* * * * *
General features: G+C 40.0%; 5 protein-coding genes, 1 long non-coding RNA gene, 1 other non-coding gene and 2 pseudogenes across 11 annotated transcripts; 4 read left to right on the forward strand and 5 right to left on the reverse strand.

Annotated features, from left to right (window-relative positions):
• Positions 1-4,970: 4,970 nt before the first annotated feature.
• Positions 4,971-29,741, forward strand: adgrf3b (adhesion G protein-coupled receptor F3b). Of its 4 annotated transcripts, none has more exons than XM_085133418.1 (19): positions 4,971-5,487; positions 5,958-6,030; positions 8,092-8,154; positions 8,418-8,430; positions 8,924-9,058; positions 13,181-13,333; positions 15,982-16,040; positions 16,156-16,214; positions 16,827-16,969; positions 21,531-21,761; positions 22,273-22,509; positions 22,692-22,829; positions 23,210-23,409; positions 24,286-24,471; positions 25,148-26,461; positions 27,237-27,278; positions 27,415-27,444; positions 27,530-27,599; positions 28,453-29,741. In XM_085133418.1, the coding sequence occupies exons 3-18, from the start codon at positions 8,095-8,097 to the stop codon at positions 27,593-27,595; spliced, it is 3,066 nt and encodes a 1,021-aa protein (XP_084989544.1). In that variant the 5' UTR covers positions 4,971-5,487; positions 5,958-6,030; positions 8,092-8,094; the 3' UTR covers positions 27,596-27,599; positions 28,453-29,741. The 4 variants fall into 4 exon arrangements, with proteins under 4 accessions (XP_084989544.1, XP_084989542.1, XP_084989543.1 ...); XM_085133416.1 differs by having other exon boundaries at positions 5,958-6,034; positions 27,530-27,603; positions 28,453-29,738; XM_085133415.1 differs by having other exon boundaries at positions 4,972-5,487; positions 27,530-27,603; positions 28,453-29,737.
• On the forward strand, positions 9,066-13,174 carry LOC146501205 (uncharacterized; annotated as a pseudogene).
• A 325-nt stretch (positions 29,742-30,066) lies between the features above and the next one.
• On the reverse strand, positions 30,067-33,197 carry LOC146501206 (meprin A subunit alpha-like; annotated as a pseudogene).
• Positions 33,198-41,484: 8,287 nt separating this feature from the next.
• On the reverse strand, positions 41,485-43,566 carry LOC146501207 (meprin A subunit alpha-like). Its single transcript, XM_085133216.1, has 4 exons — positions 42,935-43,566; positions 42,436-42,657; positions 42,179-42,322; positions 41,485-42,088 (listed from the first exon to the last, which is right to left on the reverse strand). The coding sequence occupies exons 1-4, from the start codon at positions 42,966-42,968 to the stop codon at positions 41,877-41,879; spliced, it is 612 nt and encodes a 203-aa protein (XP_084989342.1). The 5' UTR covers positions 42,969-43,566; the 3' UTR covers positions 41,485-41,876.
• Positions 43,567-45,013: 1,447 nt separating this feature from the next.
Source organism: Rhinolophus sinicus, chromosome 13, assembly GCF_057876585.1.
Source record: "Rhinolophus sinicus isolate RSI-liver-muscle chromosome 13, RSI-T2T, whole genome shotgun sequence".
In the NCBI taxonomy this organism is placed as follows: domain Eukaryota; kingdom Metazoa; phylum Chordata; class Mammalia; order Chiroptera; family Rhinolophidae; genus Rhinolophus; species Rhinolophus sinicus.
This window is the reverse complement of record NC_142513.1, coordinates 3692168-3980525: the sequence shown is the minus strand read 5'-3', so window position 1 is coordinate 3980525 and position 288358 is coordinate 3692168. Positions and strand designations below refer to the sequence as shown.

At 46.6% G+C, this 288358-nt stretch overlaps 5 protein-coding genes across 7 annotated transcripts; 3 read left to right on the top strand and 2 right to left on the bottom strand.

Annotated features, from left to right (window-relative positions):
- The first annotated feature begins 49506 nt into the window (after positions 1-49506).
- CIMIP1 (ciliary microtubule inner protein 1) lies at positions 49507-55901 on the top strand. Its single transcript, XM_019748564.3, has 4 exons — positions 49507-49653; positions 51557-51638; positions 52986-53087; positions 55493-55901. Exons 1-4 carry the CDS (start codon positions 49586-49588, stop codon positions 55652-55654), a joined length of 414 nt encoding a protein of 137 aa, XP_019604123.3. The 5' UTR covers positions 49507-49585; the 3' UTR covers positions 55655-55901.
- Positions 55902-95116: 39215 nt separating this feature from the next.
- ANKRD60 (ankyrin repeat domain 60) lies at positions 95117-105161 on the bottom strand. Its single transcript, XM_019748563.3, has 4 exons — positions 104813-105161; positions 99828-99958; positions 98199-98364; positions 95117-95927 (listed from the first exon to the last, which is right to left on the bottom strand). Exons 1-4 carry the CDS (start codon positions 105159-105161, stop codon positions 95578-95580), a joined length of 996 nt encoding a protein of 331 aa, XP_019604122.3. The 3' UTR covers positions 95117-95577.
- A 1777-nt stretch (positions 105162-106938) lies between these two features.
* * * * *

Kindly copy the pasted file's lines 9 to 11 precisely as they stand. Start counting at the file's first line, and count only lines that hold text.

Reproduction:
• On the reverse strand, positions 41,485-43,566 carry LOC146501207 (meprin A subunit alpha-like). Its single transcript, XM_085133216.1, has 4 exons — positions 42,935-43,566; positions 42,436-42,657; positions 42,179-42,322; positions 41,485-42,088 (listed from the first exon to the last, which is right to left on the reverse strand). The coding sequence occupies exons 1-4, from the start codon at positions 42,966-42,968 to the stop codon at positions 41,877-41,879; spliced, it is 612 nt and encodes a 203-aa protein (XP_084989342.1). The 5' UTR covers positions 42,969-43,566; the 3' UTR covers positions 41,485-41,876.
• Positions 43,567-45,013: 1,447 nt separating this feature from the next.
Source organism: Rhinolophus sinicus, chromosome 13, assembly GCF_057876585.1.